June 4, 2018; Miami Herald
Miami-Dade County has decided that it can no longer rely so completely on the Red Cross to manage and staff its emergency shelters; it plans instead to pay county workers to manage evacuation centers and staff the facilities. This follows a chaotic opening of a record high of 42 emergency shelters last year.
The Red Cross, administrators say, was unable to mobilize in the face of excess demand when an evacuation of 600,000 was ordered in preparation for Hurricane Irma. In the end, police were dispatched to pick up the slack.
“With shelters, we need to be as self-reliant as possible,” Mayor Carlos Gimenez said. “I’m not saying they did a bad job, but when you rely on another entity, whether it be Red Cross or the state or the National Guard, you’re always beholden to somebody else to do the job.” The county has now trained 2000 of its own workers as response agents.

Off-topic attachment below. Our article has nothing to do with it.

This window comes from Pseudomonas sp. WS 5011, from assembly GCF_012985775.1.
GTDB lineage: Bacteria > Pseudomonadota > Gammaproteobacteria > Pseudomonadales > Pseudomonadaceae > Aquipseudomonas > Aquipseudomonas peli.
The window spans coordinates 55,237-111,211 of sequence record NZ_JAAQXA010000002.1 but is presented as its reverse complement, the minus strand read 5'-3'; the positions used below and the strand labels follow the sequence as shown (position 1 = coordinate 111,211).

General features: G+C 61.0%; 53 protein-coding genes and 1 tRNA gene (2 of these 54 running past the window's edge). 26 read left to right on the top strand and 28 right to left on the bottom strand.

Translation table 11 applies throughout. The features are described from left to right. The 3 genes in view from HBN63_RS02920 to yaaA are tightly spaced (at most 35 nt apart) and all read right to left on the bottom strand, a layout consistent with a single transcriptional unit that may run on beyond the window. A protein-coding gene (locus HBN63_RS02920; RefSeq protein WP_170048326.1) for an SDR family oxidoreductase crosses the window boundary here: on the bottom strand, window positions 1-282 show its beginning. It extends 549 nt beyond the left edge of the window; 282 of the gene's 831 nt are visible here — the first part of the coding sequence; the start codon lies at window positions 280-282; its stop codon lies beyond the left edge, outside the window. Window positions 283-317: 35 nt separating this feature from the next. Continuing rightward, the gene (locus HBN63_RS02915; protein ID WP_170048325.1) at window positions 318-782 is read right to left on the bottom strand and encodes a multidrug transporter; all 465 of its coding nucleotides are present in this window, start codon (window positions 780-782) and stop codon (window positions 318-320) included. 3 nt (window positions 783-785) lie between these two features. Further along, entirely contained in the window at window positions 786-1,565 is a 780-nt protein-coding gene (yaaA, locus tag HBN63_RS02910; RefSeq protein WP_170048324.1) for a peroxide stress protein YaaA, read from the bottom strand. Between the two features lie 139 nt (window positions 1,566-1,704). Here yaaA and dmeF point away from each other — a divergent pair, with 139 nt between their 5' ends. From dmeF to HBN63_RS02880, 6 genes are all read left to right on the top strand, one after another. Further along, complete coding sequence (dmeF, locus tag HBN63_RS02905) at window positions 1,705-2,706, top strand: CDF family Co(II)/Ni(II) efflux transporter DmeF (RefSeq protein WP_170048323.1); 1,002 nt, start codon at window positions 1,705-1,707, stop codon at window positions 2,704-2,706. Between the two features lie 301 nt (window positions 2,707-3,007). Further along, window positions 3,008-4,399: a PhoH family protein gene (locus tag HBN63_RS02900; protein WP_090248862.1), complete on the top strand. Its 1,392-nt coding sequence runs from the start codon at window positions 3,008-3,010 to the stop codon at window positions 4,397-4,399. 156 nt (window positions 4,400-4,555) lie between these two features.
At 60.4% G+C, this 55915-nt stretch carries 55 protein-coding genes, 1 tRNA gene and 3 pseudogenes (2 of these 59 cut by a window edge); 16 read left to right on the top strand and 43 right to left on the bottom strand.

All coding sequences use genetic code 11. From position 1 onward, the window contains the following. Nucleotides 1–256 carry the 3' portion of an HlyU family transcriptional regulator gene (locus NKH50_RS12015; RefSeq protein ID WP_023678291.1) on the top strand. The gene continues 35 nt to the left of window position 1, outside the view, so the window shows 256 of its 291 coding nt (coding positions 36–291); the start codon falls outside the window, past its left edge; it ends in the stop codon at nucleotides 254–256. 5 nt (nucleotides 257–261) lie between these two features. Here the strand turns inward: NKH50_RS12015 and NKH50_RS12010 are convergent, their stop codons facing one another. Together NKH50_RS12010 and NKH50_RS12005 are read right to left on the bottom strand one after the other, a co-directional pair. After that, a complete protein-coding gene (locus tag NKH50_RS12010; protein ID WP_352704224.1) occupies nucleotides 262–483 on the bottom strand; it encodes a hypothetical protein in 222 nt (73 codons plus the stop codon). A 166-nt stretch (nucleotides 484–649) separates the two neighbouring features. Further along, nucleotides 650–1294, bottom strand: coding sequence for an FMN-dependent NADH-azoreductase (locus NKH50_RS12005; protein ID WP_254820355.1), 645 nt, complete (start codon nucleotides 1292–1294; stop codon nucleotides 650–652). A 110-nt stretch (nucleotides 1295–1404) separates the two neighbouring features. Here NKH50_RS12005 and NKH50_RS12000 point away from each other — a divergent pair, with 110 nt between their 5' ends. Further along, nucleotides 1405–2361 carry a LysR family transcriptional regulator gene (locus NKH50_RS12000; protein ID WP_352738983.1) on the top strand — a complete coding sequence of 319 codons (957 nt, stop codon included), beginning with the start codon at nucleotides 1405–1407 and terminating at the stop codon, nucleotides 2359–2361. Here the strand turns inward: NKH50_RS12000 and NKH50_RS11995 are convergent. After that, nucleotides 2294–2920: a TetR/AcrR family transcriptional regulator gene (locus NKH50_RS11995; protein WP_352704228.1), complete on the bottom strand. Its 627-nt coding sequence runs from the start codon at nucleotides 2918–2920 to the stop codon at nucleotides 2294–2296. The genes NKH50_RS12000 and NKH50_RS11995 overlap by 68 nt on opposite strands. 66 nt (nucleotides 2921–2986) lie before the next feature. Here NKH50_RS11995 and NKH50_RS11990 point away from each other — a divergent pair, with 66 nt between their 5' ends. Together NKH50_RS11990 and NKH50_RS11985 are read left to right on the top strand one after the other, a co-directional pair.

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Jaime Torrens, chief facilities officer for the school system which houses and provides some staff for many of the shelters, said “The Red Cross used to play a much larger role in shelter operations. In recent years, it’s been an increasingly waning role.”
The Red Cross will maintain some responsibilities, says Grace Meinhofer, regional communications director for the Red Cross. They’ll help run the first eight shelters in a Miami-Dade storm, but they won’t manage the evacuation facilities.
“It’s a different role than we had before,” she said. “Our role would be supportive, and we would provide volunteers for those eight evacuation centers.”
This reorganization will also focus more on safe passage for those living in lower income areas and on finding sheltering facilities able to receive pets.—Ruth McCambridge